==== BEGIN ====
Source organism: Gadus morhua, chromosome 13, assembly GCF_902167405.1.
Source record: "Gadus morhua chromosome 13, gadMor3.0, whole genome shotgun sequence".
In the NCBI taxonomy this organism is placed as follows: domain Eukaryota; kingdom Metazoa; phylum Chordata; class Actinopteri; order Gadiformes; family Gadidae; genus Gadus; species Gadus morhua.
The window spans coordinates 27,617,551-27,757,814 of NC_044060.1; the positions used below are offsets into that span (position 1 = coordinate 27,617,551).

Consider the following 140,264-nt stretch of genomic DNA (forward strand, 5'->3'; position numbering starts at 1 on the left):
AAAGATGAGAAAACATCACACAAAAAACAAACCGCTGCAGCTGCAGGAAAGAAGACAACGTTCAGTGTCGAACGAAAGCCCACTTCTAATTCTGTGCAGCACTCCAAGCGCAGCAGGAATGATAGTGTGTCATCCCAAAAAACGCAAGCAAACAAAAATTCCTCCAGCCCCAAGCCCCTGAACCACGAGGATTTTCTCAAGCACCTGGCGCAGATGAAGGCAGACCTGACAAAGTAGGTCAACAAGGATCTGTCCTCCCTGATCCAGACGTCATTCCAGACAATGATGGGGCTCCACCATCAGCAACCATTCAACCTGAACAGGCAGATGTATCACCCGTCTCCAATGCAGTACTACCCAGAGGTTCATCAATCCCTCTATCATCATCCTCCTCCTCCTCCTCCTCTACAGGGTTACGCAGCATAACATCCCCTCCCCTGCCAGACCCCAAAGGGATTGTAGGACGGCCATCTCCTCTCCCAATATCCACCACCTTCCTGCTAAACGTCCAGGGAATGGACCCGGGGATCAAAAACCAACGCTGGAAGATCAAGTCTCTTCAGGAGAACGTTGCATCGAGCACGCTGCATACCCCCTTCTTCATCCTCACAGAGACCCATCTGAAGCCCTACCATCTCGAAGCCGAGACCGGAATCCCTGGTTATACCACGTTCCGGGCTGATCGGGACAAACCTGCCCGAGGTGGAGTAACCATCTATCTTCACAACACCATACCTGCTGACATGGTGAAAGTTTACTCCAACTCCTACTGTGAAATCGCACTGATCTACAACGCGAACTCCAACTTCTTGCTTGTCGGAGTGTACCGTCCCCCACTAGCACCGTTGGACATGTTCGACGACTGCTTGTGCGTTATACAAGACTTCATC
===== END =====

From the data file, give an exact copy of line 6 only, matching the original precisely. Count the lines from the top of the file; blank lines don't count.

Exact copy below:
AAAGATGAGAAAACATCACACAAAAAACAAACCGCTGCAGCTGCAGGAAAGAAGACAACGTTCAGTGTCGAACGAAAGCCCACTTCTAATTCTGTGCAGCACTCCAAGCGCAGCAGGAATGATAGTGTGTCATCCCAAAAAACGCAAGCAAACAAAAATTCCTCCAGCCCCAAGCCCCTGAACCACGAGGATTTTCTCAAGCACCTGGCGCAGATGAAGGCAGACCTGACAAAGTAGGTCAACAAGGATCTGTCCTCCCTGATCCAGACGTCATTCCAGACAATGATGGGGCTCCACCATCAGCAACCATTCAACCTGAACAGGCAGATGTATCACCCGTCTCCAATGCAGTACTACCCAGAGGTTCATCAATCCCTCTATCATCATCCTCCTCCTCCTCCTCCTCTACAGGGTTACGCAGCATAACATCCCCTCCCCTGCCAGACCCCAAAGGGATTGTAGGACGGCCATCTCCTCTCCCAATATCCACCACCTTCCTGCTAAACGTCCAGGGAATGGACCCGGGGATCAAAAACCAACGCTGGAAGATCAAGTCTCTTCAGGAGAACGTTGCATCGAGCACGCTGCATACCCCCTTCTTCATCCTCACAGAGACCCATCTGAAGCCCTACCATCTCGAAGCCGAGACCGGAATCCCTGGTTATACCACGTTCCGGGCTGATCGGGACAAACCTGCCCGAGGTGGAGTAACCATCTATCTTCACAACACCATACCTGCTGACATGGTGAAAGTTTACTCCAACTCCTACTGTGAAATCGCACTGATCTACAACGCGAACTCCAACTTCTTGCTTGTCGGAGTGTACCGTCCCCCACTAGCACCGTTGGACATGTTCGACGACTGCTTGTGCGTTATACAAGACTTCATC